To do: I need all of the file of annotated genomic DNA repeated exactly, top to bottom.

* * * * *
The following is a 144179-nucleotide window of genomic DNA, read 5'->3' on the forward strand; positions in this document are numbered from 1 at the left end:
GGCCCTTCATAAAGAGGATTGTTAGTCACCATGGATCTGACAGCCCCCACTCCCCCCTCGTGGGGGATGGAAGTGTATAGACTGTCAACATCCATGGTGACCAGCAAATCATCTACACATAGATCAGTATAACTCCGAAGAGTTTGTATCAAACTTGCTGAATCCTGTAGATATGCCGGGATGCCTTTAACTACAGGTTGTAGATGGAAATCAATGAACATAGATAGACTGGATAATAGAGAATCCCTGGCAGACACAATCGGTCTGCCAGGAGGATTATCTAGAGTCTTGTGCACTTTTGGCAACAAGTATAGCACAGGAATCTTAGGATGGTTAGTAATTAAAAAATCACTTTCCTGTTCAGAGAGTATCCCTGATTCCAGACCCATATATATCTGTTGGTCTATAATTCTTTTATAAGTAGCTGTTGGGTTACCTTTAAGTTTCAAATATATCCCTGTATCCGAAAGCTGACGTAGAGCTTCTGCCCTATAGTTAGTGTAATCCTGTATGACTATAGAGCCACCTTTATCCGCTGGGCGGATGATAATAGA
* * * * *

The following is a 144179-nucleotide window of genomic DNA, read 5'->3' on the forward strand; positions in this document are numbered from 1 at the left end:
GGCCCTTCATAAAGAGGATTGTTAGTCACCATGGATCTGACAGCCCCCACTCCCCCCTCGTGGGGGATGGAAGTGTATAGACTGTCAACATCCATGGTGACCAGCAAATCATCTACACATAGATCAGTATAACTCCGAAGAGTTTGTATCAAACTTGCTGAATCCTGTAGATATGCCGGGATGCCTTTAACTACAGGTTGTAGATGGAAATCAATGAACATAGATAGACTGGATAATAGAGAATCCCTGGCAGACACAATCGGTCTGCCAGGAGGATTATCTAGAGTCTTGTGCACTTTTGGCAACAAGTATAGCACAGGAATCTTAGGATGGTTAGTAATTAAAAAATCACTTTCCTGTTCAGAGAGTATCCCTGATTCCAGACCCATATATATCTGTTGGTCTATAATTCTTTTATAAGTAGCTGTTGGGTTACCTTTAAGTTTCAAATATATCCCTGTATCCGAAAGCTGACGTAGAGCTTCTGCCCTATAGTTAGTGTAATCCTGTATGACTATAGAGCCACCTTTATCCGCTGGGCGGATGATAATAGA